Article Text

Original research
Patient-generated data in the management of HIV: a scoping review
  1. Clara Hewitt1,
  2. Karen C Lloyd1,
  3. Shema Tariq1,
  4. Abigail Durrant2,
  5. Caroline Claisse2,
  6. Bakita Kasadha3,
  7. Jo Gibbs1
  1. 1Institute for Global Health, University College London, London, UK
  2. 2Open Lab, School of Computing, Newcastle University, Newcastle upon Tyne, UK
  3. 3Terrence Higgins Trust, London, UK
  1. Correspondence to Dr Karen C Lloyd; k.lloyd{at}


Objectives Patient-generated data (PGData) are an emergent research area and may improve HIV care. The objectives of this scoping review were to synthesise, evaluate and make recommendations based on the available literature regarding PGData use in HIV care.

Design Scoping review.

Data sources Embase, Medline, CINAHL Plus, Web of Science, Scopus, PsycINFO and Emcare databases.

Eligibility criteria Studies involving PGData use within HIV care for people living with HIV and/or healthcare professionals (HCPs) published before February 2021.

Data extraction and synthesis Data were extracted using a table and the Mixed Methods Appraisal Tool was used to assess empirical rigour. We used thematic analysis to evaluate content.

Results 11 articles met the eligibility criteria. Studies were observational, predominantly concerned hypothetical or novel digital platforms, mainly conducted in high-income settings, and had small sample sizes (range=10–160). There were multiple definitions of PGData. In the majority of studies (n=9), participants were people living with HIV, with a few studies including HCPs, informatics specialists or mixed participant groups. Participants living with HIV were aged 23–78 years, mostly men, of diverse ethnicities, and had low educational, health literacy and income levels.

We identified four key themes: (1) Perceptions of PGData and associated digital platforms; (2) Opportunities; (3) Anticipated barriers and (4) Potential impact on patient–HCP relationships.

Conclusions Use of PGData within HIV care warrants further study, especially with regard to digital inequalities, data privacy and security. There is a need for longitudinal data on use within HIV in a variety of settings with a broad range of users, including impact on clinical outcomes. This will allow greater understanding of the role of PGData use in improving the health and well-being of people living with HIV, which is increasingly pertinent as digital healthcare becomes more widespread as a result of COVID-19.

  • HIV & AIDS
  • telemedicine
  • genitourinary medicine

Data availability statement

All data relevant to the study are included in the article or uploaded as supplemental information. This manuscript reports on a scoping review. All articles included in the sample are included in the article and/or as supplemental material.

This is an open access article distributed in accordance with the Creative Commons Attribution 4.0 Unported (CC BY 4.0) license, which permits others to copy, redistribute, remix, transform and build upon this work for any purpose, provided the original work is properly cited, a link to the licence is given, and indication of whether changes were made. See:

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Data availability statement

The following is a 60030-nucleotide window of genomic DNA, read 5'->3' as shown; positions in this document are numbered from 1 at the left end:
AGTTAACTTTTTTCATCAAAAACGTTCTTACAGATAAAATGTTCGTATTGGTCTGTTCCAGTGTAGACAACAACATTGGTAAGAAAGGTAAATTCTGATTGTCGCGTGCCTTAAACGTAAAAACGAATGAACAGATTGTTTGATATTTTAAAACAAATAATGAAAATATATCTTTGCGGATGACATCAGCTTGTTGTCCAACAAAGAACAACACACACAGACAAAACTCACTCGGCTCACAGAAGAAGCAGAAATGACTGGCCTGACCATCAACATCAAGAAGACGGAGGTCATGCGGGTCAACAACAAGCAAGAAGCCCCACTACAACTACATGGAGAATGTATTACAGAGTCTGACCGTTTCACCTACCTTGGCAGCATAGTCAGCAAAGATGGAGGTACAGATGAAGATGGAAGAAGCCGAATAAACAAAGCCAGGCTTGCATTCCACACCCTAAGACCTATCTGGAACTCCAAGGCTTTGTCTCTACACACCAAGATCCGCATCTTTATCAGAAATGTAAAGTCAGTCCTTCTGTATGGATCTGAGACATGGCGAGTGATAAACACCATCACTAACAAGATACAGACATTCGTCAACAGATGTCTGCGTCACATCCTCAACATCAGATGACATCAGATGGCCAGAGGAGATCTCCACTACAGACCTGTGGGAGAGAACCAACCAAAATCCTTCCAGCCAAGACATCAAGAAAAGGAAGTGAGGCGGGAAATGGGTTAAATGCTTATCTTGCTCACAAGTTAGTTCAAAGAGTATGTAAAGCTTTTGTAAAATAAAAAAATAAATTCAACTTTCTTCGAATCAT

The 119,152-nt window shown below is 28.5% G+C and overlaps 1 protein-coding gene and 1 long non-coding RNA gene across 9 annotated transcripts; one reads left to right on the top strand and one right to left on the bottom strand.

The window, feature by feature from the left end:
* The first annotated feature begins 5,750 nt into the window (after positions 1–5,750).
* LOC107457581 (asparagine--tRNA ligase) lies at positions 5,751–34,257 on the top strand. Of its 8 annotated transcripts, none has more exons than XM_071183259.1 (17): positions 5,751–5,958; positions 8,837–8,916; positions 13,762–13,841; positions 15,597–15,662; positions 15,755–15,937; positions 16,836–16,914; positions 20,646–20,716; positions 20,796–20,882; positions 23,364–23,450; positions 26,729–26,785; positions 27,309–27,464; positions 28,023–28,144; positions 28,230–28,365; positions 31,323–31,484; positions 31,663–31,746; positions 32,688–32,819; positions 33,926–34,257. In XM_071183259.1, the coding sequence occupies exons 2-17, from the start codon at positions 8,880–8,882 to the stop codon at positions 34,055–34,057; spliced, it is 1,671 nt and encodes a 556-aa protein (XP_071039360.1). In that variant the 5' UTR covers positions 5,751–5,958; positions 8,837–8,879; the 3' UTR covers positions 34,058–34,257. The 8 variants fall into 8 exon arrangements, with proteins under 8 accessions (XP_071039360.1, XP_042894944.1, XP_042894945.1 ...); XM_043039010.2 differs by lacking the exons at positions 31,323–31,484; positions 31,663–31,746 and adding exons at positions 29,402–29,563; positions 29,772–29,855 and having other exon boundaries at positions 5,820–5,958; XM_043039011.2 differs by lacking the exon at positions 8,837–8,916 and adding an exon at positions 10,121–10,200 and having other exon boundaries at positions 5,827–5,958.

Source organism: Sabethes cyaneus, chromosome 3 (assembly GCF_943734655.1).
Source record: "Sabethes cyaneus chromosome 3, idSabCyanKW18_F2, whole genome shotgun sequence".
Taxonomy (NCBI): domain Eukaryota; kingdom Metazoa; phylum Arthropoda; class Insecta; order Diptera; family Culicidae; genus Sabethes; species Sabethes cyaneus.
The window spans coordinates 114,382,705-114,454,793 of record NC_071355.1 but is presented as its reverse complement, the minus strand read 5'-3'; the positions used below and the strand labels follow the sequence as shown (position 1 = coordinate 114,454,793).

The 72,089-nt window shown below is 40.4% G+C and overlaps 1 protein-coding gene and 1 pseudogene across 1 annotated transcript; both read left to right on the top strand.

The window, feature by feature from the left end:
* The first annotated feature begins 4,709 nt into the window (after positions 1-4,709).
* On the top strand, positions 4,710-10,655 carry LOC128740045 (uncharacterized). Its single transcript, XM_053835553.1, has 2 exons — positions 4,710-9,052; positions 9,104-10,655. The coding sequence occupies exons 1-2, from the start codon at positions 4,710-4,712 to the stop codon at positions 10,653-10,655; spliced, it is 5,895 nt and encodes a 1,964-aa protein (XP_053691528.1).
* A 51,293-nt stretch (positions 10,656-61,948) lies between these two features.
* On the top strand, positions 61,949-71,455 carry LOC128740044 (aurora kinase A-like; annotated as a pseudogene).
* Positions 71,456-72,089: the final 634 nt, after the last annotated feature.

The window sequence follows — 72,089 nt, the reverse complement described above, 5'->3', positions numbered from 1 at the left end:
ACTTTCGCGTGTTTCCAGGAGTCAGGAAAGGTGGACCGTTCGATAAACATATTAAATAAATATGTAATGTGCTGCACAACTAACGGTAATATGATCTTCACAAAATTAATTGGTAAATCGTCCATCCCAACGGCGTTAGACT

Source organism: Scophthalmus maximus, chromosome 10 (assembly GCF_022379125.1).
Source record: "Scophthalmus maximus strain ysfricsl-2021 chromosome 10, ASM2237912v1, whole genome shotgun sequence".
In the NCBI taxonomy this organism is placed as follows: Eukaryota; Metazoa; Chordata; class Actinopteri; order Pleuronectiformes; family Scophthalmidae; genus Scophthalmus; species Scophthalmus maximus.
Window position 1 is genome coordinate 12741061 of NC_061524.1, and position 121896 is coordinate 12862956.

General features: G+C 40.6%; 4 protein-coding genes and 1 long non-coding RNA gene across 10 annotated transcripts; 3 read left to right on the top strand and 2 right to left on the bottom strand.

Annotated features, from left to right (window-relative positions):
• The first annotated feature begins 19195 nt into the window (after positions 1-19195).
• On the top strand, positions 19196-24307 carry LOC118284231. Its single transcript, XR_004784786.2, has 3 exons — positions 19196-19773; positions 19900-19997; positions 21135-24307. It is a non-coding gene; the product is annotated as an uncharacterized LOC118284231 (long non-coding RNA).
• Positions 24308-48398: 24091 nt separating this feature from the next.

All data relevant to the study are included in the article or uploaded as supplemental information. This manuscript reports on a scoping review. All articles included in the sample are included in the article and/or as supplemental material.

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  • Twitter @KarenCLloyd, @savoy__truffle, @abigail_durrant, @CarolineClaisse, @BakitaKK, @jogibbs76

  • Collaborators Not applicable.

  • Contributors CH, KCL, ST, AD, CC, BK and JG contributed to the conception and/or design of the study. CH led, and KCL and JG contributed to the establishment of the search strategy and method of analysis. Article reviewing and data analysis were led by CH with contribution from KCL and JG. CH drafted the original manuscript with supervision and guidance from JG, KCL and ST. All authors (CC, KCL, ST, AD, CC, BK and JG) have made contributions to the drafting and revising of the article, and have approved the final version.

  • Funding This research received no specific grant from any funding agency in the public, commercial or not-for-profit sectors. All authors (with the exception of CH) receive research funding from the INTUIT (Interaction Design for Trusted Sharing of Personal Health Data to Live Well with HIV) research project, which is funded by the Engineering and Physical Sciences Research Council (EP/R033900/1).

  • Competing interests None declared.

  • Provenance and peer review Not commissioned; externally peer reviewed.

  • Supplemental material This content has been supplied by the author(s). It has not been vetted by BMJ Publishing Group Limited (BMJ) and may not have been peer-reviewed. Any opinions or recommendations discussed are solely those of the author(s) and are not endorsed by BMJ. BMJ disclaims all liability and responsibility arising from any reliance placed on the content. Where the content includes any translated material, BMJ does not warrant the accuracy and reliability of the translations (including but not limited to local regulations, clinical guidelines, terminology, drug names and drug dosages), and is not responsible for any error and/or omissions arising from translation and adaptation or otherwise.